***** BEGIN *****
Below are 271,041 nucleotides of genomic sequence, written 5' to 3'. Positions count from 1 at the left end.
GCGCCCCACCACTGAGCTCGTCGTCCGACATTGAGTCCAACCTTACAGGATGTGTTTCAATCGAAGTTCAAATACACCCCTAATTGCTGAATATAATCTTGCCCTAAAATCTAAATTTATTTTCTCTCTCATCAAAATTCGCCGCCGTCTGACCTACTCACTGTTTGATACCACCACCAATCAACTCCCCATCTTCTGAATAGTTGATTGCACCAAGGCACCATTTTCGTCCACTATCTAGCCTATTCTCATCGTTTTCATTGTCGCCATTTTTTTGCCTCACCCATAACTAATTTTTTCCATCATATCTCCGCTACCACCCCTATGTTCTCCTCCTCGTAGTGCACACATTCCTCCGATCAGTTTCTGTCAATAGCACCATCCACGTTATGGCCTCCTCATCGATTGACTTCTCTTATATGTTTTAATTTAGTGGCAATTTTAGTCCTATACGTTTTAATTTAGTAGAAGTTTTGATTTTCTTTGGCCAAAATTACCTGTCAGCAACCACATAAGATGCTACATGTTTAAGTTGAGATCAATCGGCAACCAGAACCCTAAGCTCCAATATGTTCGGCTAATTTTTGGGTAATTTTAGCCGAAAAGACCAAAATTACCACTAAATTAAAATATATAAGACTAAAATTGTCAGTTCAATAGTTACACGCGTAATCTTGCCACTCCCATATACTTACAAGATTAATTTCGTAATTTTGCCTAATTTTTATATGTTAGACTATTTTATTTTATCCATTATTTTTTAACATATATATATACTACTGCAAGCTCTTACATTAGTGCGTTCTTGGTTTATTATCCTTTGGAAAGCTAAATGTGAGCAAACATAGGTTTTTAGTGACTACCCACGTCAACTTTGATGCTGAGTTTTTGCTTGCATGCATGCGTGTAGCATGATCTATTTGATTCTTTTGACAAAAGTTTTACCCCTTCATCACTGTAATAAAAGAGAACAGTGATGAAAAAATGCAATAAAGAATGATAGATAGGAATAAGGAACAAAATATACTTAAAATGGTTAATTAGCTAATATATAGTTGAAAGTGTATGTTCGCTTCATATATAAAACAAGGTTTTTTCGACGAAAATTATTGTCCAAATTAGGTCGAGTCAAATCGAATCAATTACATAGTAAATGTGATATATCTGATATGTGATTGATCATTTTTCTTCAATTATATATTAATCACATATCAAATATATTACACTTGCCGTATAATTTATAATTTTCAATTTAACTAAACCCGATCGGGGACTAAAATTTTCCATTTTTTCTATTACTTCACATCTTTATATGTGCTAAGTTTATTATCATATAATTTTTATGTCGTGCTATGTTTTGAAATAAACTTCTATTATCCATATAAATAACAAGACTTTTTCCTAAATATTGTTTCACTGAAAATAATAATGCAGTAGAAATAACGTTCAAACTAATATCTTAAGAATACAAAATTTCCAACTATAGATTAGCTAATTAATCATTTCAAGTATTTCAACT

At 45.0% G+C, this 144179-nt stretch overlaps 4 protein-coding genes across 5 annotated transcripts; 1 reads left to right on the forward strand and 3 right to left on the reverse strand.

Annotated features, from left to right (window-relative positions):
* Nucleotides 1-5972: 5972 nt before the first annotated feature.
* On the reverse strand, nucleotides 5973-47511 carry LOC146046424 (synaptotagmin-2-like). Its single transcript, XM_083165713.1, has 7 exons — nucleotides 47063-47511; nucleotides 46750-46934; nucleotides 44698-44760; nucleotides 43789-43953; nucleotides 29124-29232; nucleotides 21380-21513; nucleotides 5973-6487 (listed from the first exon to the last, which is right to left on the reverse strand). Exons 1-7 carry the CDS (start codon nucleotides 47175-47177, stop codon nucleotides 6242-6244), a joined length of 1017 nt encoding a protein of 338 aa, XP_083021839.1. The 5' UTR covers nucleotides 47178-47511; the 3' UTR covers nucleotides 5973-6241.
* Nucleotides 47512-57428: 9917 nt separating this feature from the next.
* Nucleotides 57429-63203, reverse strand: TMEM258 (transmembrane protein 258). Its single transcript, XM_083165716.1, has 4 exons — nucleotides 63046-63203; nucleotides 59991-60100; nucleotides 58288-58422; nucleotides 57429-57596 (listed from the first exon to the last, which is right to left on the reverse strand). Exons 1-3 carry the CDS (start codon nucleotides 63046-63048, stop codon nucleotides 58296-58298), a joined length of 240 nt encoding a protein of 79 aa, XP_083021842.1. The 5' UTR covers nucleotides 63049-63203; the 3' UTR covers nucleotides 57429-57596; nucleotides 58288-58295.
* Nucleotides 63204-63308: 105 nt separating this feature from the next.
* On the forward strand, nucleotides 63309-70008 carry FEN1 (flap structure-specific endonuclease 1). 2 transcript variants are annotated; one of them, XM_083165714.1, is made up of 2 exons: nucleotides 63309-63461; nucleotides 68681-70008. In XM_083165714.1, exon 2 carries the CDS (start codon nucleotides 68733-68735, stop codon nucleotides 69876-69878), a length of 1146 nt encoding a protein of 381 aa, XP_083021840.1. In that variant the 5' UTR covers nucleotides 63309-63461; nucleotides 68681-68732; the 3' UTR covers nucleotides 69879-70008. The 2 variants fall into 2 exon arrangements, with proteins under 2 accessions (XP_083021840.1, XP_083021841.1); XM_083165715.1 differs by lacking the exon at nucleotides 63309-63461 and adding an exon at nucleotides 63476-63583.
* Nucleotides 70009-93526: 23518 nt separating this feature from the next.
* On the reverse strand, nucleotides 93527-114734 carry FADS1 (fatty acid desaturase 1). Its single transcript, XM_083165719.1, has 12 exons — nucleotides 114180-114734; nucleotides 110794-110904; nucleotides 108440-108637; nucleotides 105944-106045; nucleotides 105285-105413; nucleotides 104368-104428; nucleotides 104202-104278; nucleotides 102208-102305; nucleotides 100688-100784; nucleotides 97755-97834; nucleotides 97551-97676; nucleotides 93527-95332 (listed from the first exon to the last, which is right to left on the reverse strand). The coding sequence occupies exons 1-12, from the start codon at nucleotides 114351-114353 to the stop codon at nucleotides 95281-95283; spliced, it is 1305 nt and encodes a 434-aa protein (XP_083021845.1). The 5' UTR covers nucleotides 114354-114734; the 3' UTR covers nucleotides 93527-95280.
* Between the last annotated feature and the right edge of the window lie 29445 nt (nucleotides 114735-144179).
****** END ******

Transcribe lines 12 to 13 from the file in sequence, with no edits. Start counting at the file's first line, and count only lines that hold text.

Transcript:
* On the reverse strand, nucleotides 93527-114734 carry FADS1 (fatty acid desaturase 1). Its single transcript, XM_083165719.1, has 12 exons — nucleotides 114180-114734; nucleotides 110794-110904; nucleotides 108440-108637; nucleotides 105944-106045; nucleotides 105285-105413; nucleotides 104368-104428; nucleotides 104202-104278; nucleotides 102208-102305; nucleotides 100688-100784; nucleotides 97755-97834; nucleotides 97551-97676; nucleotides 93527-95332 (listed from the first exon to the last, which is right to left on the reverse strand). The coding sequence occupies exons 1-12, from the start codon at nucleotides 114351-114353 to the stop codon at nucleotides 95281-95283; spliced, it is 1305 nt and encodes a 434-aa protein (XP_083021845.1). The 5' UTR covers nucleotides 114354-114734; the 3' UTR covers nucleotides 93527-95280.
* Between the last annotated feature and the right edge of the window lie 29445 nt (nucleotides 114735-144179).